On pages 31-37 of Schutzhund Obedience: Training in Drive , Gottfried Dildei introduces the “two toy game” for developing drive in dogs. The video below demonstrates this fast-paced, intense game, which is played with two identical toys. The toys must be identical, or very similar, so that they have equal value to your dog. If you have two different toys, the dog is more likely to run off with the higher value toy.
- As your dog is picking up toy #1, which you have thrown a short distance away from you, whip out toy #2, make some noise, and drag it on the ground away from your dog using short jerky motions to simulate prey.
- At the exact moment your dog drops toy #1, throw toy #2 away from you and away from your dog. You can mark this moment verbally with a “Yes!” or “Get it!” or with a clicker if you are very good at carrying and using multiple objects in your hands. You will often be slow to realize your dog has dropped the toy; that’s okay, your observation and timing will improve.
- While your dog is picking up toy #2, run over and pick up toy #1 and repeat the process.
- Place yourself in the middle of your throws, so your dog has to run right in front of you on the way to the toys.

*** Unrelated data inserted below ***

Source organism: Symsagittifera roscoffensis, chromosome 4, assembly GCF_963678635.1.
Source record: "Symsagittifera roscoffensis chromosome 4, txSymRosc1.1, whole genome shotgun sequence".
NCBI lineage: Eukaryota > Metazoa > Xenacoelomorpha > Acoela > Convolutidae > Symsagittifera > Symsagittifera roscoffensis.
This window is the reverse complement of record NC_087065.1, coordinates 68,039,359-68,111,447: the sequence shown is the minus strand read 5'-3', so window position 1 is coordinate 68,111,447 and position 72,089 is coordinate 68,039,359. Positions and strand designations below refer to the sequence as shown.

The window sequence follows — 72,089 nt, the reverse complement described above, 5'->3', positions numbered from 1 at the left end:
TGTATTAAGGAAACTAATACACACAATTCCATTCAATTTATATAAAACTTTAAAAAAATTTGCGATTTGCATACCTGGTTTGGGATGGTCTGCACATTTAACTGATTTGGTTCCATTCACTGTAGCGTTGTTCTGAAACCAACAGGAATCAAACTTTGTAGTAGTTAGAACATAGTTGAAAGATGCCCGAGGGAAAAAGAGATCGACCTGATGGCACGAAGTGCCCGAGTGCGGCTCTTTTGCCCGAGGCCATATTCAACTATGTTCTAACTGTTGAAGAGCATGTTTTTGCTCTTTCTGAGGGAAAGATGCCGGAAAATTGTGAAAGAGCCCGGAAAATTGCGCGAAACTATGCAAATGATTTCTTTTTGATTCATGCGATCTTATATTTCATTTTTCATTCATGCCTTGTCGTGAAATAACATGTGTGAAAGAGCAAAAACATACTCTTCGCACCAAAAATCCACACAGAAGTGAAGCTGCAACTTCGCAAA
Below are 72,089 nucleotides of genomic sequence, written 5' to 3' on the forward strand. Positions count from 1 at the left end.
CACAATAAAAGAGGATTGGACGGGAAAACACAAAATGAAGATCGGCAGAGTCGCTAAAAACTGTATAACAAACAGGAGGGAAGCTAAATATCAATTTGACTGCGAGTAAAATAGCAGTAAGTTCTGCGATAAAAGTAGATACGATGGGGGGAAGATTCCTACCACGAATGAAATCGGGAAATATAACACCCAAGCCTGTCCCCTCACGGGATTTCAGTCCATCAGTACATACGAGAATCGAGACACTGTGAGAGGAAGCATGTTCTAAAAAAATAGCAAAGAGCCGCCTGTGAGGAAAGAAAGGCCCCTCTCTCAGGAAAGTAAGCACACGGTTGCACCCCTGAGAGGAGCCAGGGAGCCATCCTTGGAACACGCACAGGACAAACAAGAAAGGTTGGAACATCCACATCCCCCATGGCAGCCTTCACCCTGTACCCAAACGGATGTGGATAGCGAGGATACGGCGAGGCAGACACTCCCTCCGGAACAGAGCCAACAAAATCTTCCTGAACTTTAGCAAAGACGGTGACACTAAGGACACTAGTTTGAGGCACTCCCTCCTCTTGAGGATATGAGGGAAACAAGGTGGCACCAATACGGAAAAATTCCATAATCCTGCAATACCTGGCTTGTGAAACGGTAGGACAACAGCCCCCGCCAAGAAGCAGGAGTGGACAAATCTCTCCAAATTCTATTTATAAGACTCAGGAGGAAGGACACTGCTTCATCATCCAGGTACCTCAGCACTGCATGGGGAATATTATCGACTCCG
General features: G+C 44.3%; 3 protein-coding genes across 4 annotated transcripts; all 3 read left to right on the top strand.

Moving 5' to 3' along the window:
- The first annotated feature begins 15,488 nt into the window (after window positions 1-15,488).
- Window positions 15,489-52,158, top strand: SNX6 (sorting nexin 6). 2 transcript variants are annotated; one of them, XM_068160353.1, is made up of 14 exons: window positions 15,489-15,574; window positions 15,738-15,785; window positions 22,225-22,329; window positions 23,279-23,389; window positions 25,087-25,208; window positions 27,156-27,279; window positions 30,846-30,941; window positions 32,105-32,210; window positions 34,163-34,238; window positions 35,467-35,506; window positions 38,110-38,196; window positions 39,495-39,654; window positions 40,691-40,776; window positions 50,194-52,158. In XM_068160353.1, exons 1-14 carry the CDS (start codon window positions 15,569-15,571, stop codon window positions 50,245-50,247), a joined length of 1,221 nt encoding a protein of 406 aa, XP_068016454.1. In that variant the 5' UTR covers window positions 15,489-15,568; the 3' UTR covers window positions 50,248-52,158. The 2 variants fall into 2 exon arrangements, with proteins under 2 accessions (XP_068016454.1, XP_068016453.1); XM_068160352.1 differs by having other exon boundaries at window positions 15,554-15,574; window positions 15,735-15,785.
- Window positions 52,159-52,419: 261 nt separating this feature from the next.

- Do not exceed 4-5 repetitions, especially for the first session. This is very tiring for both handler and dog! In the video, my sessions are longer, and you can see how quickly the dogs tire, especially the young border collie.
- Repeat this exercise in very short sessions (less than 1 minute) in several different environments.
- The game can be played with two tennis balls, however, it’s more difficult for the handler to see when the dog drops the ball, and it’s hard to make ball #2 look like interesting prey if your dog won’t drop ball #1. Tennis balls also take unpredictable bounces that disrupt the flow of the game.
- Do NOT throw toy #2 until your dog has dropped toy #1. If they never drop the first toy, then you never throw the second toy. Your dog may come right up to you and chase the second toy you are dragging on the ground, while still holding toy #1 in his mouth. Wait him out, and the moment he drops toy #1, throw the second toy away from you.
- If your dog drops toy #1, and then you throw toy #2 as you should, but they turn around and go back to toy #1, simply repeat the process.
Leave any questions in the comments section below.
Thanks for the info. I’m really trying to teach myself less is more. Had first mini session tonight. Can’t wait to see how it works!